Summary of Military Service
Philip Martin Filtz
Regimental No. 3320214
Martin Filtz was born on August 20, 1895 at Kingston, Ontario. He was single and lived with his parents, Philip
and Agnes Filtz, at 79 Elm Street, Kingston. Philip
was the youngest of six children (1). Philip worked as a plumber. His stated religion was Baptist. His brother John, r/n 8096, died of wounds on June
04, 1916, while serving with the 15th Battalion.
George William Pettitt, r/n 348655, his future brother-in-law, also served
in World War One.
Philip was conscripted into the 2nd Depot Battalion, Eastern Ontario Regiment, Military District 3, at Ottawa, Ontario on January 14, 1918. According to his “Particulars of Recruit” form, he had no previous military service. He listed his mother as his next of kin. Physically, Philip was 22 years, 2 months old. He stood 5 feet, 11 inches tall and weighed 132 pounds. He was described as having a fair complexion, grey eyes, and brown hair. His induction physical exam, completed at Smith’s Falls, Ontario in October 1917, found him fit for overseas duty.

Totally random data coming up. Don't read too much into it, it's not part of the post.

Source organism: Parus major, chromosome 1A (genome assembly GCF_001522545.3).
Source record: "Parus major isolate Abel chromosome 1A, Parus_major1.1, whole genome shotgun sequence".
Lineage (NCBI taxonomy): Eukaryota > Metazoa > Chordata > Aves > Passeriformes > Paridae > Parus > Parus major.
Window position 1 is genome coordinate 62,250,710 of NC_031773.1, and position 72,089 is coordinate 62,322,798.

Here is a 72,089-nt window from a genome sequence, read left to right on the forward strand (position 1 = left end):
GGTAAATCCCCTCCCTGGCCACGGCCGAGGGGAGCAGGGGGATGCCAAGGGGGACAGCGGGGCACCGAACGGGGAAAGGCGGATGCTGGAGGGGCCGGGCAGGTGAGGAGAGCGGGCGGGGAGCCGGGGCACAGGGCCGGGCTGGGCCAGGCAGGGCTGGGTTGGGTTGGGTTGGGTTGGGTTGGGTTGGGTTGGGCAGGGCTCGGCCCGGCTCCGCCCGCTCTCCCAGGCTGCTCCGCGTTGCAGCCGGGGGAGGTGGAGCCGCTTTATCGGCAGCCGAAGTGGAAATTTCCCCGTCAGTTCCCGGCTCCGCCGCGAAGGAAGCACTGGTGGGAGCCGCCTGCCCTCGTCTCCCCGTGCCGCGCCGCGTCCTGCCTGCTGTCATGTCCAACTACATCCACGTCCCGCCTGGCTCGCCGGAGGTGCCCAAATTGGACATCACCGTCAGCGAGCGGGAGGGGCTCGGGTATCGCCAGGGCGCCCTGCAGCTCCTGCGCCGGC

is nothing on file regarding any training in Canada.
He moved overseas very quickly. Less
than six weeks after his induction, Philip was part of a reinforcing draft that embarked
from Halifax, Nova Scotia aboard SS Lapland on February 14, 1918 (2). Just
as his brother John was part of the first Canadian volunteer contingent to proceed
overseas, Philip was part of the first conscript contingent after the introduction of the
Military Service Act of 1917. The Lapland
landed at Liverpool on February 24. Pte Filtz
was posted to the 6th Reserve Battalion at Seaford the following day. He spent most of the next seven months training at